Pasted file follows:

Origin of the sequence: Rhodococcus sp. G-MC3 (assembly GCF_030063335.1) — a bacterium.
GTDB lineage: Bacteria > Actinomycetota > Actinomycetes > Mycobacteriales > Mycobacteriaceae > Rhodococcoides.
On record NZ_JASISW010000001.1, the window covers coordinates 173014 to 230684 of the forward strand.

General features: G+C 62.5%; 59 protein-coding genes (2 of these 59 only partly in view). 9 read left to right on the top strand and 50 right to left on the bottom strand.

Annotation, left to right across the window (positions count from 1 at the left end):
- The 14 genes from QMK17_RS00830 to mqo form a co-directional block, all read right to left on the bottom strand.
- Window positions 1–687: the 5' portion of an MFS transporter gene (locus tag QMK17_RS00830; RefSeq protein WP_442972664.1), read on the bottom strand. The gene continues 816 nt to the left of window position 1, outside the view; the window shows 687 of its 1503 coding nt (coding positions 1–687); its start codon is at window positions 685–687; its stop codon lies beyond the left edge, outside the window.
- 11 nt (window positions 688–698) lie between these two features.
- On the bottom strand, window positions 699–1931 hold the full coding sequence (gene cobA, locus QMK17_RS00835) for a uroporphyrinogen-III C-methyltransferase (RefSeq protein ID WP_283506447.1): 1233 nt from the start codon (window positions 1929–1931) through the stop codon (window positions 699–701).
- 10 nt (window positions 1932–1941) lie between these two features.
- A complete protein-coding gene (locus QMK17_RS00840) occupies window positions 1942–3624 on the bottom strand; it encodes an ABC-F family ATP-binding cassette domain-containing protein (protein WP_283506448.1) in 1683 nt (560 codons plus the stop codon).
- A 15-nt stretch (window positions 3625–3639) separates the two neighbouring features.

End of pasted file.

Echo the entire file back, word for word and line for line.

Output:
Origin of the sequence: Rhodococcus sp. G-MC3 (assembly GCF_030063335.1) — a bacterium.
GTDB lineage: Bacteria > Actinomycetota > Actinomycetes > Mycobacteriales > Mycobacteriaceae > Rhodococcoides.
On record NZ_JASISW010000001.1, the window covers coordinates 173014 to 230684 of the forward strand.

General features: G+C 62.5%; 59 protein-coding genes (2 of these 59 only partly in view). 9 read left to right on the top strand and 50 right to left on the bottom strand.

Annotation, left to right across the window (positions count from 1 at the left end):
- The 14 genes from QMK17_RS00830 to mqo form a co-directional block, all read right to left on the bottom strand.
- Window positions 1–687: the 5' portion of an MFS transporter gene (locus tag QMK17_RS00830; RefSeq protein WP_442972664.1), read on the bottom strand. The gene continues 816 nt to the left of window position 1, outside the view; the window shows 687 of its 1503 coding nt (coding positions 1–687); its start codon is at window positions 685–687; its stop codon lies beyond the left edge, outside the window.
- 11 nt (window positions 688–698) lie between these two features.
- On the bottom strand, window positions 699–1931 hold the full coding sequence (gene cobA, locus QMK17_RS00835) for a uroporphyrinogen-III C-methyltransferase (RefSeq protein ID WP_283506447.1): 1233 nt from the start codon (window positions 1929–1931) through the stop codon (window positions 699–701).
- 10 nt (window positions 1932–1941) lie between these two features.
- A complete protein-coding gene (locus QMK17_RS00840) occupies window positions 1942–3624 on the bottom strand; it encodes an ABC-F family ATP-binding cassette domain-containing protein (protein WP_283506448.1) in 1683 nt (560 codons plus the stop codon).
- A 15-nt stretch (window positions 3625–3639) separates the two neighbouring features.